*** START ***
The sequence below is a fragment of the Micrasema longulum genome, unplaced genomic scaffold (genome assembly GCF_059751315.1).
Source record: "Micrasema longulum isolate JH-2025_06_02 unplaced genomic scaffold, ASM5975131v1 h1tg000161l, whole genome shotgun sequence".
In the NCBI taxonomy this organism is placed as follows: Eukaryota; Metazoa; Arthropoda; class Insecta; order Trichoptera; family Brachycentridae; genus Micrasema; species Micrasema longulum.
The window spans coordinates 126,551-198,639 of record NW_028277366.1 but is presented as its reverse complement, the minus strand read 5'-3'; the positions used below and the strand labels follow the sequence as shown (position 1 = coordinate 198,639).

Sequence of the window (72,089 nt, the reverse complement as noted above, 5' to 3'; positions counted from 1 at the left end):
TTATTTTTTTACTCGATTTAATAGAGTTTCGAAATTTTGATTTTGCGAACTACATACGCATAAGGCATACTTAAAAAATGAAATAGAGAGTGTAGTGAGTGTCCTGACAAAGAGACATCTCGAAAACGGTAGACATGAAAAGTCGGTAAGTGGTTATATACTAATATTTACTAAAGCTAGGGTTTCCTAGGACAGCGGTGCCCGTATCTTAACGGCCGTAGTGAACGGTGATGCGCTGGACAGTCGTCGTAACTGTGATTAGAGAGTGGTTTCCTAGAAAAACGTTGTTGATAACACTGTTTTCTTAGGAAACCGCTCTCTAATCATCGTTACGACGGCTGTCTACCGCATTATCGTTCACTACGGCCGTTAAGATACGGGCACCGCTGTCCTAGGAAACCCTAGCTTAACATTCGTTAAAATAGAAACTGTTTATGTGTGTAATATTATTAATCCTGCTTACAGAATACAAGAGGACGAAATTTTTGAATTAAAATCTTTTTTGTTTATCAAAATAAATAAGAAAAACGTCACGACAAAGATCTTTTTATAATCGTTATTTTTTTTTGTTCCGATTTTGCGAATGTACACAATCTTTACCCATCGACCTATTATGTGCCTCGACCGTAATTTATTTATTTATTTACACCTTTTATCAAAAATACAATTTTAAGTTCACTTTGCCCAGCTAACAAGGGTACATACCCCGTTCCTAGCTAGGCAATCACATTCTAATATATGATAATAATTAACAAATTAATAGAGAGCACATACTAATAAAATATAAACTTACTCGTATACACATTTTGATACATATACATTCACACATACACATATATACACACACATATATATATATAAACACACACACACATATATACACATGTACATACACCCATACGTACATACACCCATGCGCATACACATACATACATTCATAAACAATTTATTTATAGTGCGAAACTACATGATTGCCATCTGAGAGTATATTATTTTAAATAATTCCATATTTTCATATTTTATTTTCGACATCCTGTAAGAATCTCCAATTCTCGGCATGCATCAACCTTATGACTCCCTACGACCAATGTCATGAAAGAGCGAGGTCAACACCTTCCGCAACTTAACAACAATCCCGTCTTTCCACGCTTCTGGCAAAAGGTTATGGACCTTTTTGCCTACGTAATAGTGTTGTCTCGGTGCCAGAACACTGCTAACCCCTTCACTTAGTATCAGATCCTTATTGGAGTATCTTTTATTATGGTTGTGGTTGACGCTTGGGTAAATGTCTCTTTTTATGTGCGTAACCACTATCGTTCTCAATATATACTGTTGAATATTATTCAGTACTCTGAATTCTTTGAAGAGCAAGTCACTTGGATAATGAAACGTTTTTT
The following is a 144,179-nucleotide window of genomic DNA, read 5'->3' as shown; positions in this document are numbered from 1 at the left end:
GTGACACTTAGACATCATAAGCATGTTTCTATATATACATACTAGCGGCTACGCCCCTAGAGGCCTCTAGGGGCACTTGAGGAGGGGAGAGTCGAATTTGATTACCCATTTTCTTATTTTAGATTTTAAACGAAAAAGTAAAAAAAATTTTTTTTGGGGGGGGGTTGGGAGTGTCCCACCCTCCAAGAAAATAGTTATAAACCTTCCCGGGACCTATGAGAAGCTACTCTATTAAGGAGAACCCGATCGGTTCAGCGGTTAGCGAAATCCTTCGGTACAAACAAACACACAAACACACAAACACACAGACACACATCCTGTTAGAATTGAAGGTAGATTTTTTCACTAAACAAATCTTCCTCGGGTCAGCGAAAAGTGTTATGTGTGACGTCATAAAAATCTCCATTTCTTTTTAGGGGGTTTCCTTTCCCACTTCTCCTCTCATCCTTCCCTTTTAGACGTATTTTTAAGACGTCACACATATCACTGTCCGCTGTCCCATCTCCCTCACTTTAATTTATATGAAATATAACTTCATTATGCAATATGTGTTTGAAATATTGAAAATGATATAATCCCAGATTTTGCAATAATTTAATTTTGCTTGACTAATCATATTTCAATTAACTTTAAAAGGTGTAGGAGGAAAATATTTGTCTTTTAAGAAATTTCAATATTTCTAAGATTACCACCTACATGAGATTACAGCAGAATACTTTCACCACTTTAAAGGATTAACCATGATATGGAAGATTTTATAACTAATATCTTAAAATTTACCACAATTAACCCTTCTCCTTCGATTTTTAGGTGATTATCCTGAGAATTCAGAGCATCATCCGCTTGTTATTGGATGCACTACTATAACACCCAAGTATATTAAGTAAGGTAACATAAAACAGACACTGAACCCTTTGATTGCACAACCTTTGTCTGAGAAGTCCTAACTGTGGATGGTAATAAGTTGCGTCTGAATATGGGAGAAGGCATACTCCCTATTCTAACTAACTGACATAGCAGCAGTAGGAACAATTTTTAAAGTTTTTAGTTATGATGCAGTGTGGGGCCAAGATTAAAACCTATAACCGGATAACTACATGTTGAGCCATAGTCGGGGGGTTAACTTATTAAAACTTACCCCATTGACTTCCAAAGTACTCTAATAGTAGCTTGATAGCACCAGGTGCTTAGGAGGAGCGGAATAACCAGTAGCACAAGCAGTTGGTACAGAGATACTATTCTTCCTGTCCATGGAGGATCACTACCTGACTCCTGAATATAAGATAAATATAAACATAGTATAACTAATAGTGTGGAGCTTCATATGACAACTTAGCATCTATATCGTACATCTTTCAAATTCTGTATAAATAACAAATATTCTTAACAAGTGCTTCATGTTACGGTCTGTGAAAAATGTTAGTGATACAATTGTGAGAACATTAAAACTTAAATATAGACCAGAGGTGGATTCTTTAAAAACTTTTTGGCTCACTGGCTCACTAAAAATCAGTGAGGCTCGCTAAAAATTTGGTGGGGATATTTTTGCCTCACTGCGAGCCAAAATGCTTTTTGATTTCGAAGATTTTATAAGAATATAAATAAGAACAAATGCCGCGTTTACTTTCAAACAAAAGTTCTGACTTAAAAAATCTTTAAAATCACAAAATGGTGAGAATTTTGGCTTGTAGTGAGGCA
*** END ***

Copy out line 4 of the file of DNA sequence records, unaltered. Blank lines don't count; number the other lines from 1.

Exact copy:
The window spans coordinates 126,551-198,639 of record NW_028277366.1 but is presented as its reverse complement, the minus strand read 5'-3'; the positions used below and the strand labels follow the sequence as shown (position 1 = coordinate 198,639).